County's latest plan for rousting jail's pigeons truly jolting
Wires would give birds harmless but unpleasant zap
By Chris Fiscus
The county has a shocking answer for a problem that's for the birds.
Trying to persuade an estimated 1,000 pigeons to find a new home, officials want to place thin wires on the ledges of the Madison Street Jail that will give a slight shock to the landing birds.
"It wouldn't kill 'em but they'd get the idea," Dave Roth, founder of the Urban Wildlife Society, said. "It's kind of like walking across a carpeted floor and touching a doorknob.
"And it's a lot better than killing them."
The county has considered the death penalty several times for the birds.
Officials estimate the financially strapped county pays the equivalent of one full-time employee to do nothing but clean up after the birds, costing about $17,000 a year.
The birds also damage property and are a nuisance, officials say.
Roth said Neiman Marcus in Scottsdale uses the same "shocking" system to discourage the birds from making their mark at the posh store.
In the county's plan, screens also would be placed over doors and air intakes in other parts of the jail to prevent the birds from landing.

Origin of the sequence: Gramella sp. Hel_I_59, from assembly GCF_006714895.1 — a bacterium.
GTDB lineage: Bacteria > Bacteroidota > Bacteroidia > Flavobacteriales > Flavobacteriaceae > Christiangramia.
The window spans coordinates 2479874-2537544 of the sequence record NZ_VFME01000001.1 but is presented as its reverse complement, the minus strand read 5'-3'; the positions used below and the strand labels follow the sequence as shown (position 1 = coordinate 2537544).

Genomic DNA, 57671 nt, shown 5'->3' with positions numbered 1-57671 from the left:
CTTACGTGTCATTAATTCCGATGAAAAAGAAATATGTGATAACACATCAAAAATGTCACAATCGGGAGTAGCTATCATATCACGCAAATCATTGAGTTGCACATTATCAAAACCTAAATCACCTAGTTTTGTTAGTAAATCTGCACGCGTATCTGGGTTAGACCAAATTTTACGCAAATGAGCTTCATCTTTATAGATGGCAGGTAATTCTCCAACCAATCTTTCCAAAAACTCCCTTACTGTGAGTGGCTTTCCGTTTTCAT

The two-part solution's price tag -- about $29,000.
County officials in mid-December said they might kill the birds by using "poison perches." Toxin would enter the birds' feet when they landed on the poison-soaked ledges and they would fly away and die.
The county received an estimated 2,000 calls, including some bizarre alternatives:
Others suggested placing plastic or rubber snakes on the jail, or having Boy Scouts trap and remove the birds to earn a wildlife badge.
In January, the county considered euthanasia. Finally, they requested bids from companies to come up with another answer.
"We think this makes a lot more sense," Roth said. "The facts were impossible to ignore.
"The only way to make a difference wasn't poisoning them and killing them. It was changing their habitat.
Even Roth was surprised at the public outcry when the birds were to be killed.
"A lot of people think these birds are pests, but there are a lot that think they're cute little creatures," he said. "But they usually are a little embarrassed to come forward.
"Because they did, the birds will live."
A committee representing the county and animal rights groups embrace the plan, calling it effective and humane.
"We researched the heck out of pigeons, and this is the best answer," said Roth, who estimates he's spent close to 500 hours researching pigeons in recent years.
"It's so heart-wrenching to see the look in the birds' eyes when they die," he said. "[And that is why] I don't have a life. I have a crusade."